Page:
Vermouths Come in Many Styles

The making of the best Vermouths is a time-consuming process.  It begins with a mixture of grape juice and spirit known as mistelle.  Mistelle, by the way, is a fine apéritif in its own right.  Mistelles known as Pineau des Charentes, Floc de Gascogne, and Ratafia are common in France but not often seen in this country.  This flavored wine, or infusion, is mixed with more of the basic wine then fortified with brandy and aged in barrel until the flavors marry properly.  The whole process often takes three or four years, and the result is an aromatic, bittersweet beverage that is a most appetizing way to begin an indulgent evening.  Vermouths will have varying degrees of sweetness and bitterness and a bit of sampling is needed to find the balance that suits an individual palate.  There are as well many brands of Amaro – a bitter/sweet beverage that is used both as an apéritif and a digestif.  Bottles of Fernet Branca, Campari, Cynar, Ramazzotti, Braulio and Averna, among many others, can be found in restaurants throughout the country.  Check around in your local market to see what’s available and interesting.  An amaro on ice with soda and an orange slice can be a delicious start to any meal.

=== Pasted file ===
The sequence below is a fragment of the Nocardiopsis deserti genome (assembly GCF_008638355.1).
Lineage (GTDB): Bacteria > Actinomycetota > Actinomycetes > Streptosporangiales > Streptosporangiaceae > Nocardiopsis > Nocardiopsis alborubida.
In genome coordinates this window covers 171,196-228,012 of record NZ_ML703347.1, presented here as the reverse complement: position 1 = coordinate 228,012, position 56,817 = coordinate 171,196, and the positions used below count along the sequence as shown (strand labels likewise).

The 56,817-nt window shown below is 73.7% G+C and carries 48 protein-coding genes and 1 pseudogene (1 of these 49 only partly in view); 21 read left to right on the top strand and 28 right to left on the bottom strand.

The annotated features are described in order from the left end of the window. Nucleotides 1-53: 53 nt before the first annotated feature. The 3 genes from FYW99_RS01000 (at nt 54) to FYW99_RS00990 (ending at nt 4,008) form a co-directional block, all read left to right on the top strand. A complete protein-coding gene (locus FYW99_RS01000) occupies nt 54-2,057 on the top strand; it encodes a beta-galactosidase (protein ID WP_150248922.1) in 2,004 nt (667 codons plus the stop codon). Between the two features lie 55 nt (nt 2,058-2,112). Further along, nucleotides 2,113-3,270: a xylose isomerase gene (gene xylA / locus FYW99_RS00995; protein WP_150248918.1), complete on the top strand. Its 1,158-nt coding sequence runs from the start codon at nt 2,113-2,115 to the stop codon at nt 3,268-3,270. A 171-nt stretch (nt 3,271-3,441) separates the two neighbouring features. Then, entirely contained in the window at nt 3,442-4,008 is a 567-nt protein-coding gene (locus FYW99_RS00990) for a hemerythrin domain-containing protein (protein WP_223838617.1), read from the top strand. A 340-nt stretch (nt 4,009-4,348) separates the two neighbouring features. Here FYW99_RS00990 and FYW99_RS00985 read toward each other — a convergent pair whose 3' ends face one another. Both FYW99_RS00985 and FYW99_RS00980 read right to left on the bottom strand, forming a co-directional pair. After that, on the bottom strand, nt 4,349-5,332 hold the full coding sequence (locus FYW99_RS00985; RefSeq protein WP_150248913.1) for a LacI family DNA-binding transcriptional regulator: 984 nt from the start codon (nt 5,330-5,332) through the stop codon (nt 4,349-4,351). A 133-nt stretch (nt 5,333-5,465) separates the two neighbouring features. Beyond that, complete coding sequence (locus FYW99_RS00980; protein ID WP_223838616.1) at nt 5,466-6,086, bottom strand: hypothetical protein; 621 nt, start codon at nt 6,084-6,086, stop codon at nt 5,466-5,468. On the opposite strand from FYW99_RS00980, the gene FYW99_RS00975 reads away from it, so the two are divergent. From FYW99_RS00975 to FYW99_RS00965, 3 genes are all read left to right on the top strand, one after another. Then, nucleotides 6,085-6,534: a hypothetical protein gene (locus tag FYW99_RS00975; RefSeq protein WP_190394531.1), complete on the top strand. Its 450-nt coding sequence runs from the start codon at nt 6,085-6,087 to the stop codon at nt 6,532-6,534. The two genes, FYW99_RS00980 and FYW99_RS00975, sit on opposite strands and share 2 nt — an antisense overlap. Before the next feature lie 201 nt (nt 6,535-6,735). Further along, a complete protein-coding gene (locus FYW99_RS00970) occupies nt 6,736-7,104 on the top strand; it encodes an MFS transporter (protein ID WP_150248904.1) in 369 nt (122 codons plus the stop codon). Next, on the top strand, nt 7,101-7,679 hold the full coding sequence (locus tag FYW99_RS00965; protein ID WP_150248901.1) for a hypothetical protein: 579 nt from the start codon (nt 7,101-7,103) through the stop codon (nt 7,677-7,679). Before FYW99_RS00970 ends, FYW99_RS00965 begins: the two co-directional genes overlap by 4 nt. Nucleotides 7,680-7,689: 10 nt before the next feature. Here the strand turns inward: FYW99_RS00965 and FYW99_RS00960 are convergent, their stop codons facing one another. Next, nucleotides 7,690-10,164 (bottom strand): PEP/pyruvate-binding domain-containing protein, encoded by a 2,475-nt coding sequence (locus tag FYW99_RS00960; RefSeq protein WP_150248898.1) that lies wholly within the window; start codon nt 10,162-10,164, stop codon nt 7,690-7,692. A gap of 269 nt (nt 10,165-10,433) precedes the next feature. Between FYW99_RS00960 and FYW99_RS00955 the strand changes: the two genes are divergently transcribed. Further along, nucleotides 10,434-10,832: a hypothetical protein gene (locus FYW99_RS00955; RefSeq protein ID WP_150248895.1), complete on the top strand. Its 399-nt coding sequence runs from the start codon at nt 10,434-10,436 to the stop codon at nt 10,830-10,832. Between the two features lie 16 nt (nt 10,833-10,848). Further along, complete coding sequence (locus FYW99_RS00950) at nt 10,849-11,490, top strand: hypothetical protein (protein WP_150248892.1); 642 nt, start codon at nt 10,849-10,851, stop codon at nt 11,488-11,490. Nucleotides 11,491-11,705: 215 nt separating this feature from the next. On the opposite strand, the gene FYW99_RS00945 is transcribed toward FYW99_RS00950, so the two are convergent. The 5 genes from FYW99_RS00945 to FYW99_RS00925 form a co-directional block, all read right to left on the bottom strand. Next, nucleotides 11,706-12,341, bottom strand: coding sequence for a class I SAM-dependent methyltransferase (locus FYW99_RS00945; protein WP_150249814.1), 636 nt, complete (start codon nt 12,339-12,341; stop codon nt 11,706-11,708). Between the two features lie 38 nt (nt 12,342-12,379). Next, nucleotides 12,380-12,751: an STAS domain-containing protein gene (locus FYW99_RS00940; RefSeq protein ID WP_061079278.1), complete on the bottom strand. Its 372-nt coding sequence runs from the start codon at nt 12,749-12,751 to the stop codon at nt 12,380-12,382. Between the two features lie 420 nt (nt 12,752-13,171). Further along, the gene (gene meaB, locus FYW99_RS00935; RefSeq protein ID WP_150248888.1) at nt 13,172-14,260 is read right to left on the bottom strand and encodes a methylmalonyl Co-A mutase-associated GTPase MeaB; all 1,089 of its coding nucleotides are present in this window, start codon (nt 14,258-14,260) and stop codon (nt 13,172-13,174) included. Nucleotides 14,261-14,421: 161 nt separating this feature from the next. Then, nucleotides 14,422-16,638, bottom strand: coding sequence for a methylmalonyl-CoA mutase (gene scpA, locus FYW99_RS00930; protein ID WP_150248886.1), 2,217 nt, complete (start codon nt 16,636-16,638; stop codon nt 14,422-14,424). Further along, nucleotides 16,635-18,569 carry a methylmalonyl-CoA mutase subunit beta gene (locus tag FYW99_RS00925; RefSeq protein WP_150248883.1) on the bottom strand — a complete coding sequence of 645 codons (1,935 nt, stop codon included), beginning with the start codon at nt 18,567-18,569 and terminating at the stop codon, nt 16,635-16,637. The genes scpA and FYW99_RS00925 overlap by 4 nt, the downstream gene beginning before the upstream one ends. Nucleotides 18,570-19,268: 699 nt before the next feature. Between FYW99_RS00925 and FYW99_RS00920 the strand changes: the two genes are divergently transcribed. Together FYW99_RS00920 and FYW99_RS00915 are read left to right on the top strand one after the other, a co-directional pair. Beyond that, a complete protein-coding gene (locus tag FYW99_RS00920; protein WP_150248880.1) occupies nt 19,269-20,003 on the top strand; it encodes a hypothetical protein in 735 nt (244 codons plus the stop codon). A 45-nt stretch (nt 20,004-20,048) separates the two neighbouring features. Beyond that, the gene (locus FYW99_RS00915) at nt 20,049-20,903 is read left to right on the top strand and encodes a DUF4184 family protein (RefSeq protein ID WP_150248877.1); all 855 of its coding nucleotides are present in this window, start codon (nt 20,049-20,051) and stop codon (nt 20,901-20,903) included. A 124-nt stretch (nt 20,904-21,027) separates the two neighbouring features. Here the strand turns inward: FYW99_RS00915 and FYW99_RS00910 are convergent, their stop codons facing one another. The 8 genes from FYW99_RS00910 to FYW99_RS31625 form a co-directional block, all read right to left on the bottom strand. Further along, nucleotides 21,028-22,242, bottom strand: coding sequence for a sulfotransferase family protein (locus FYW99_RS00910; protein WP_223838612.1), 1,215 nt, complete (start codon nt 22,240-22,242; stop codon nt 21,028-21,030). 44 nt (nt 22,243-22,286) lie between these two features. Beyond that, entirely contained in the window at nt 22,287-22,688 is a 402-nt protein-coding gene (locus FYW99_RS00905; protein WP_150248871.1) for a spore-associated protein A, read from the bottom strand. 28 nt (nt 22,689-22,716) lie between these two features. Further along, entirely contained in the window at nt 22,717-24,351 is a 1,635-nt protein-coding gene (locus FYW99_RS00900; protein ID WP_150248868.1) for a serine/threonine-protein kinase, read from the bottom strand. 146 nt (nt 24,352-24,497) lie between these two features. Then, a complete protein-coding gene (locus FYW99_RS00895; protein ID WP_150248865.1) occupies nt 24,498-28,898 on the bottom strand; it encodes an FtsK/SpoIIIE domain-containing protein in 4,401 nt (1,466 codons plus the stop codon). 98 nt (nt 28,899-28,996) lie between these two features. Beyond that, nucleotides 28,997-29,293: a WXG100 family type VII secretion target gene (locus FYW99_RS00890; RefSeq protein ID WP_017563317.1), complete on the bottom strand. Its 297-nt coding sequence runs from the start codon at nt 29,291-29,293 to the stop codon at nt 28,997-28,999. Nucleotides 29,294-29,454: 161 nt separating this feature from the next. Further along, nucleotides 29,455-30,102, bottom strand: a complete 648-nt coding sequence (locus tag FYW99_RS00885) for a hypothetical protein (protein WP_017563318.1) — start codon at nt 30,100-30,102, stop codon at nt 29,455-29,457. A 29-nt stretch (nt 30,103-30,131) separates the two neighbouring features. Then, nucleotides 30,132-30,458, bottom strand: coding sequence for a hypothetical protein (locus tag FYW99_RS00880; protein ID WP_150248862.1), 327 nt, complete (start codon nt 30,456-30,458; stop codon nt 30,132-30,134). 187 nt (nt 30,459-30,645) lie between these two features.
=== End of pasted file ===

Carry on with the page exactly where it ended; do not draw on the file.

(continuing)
A Few of the Many Amaro Brands

There are many more possibilities to consider and the investigation of them is a most pleasurable endeavor.  The best way to select an apéritif is according to your own taste.  You can begin your search by sampling some of the suggested apéritifs above, or those of your own choosing, at an everyday meal.  Try different combinations to see which you prefer.  At that point, you'll feel much more comfortable with your choice when you serve your guests at a more elaborate affair.   



Read more:   Wine Columns
More by Wayne:   Wayne Belding
Wine Reviews:    Wine Reviews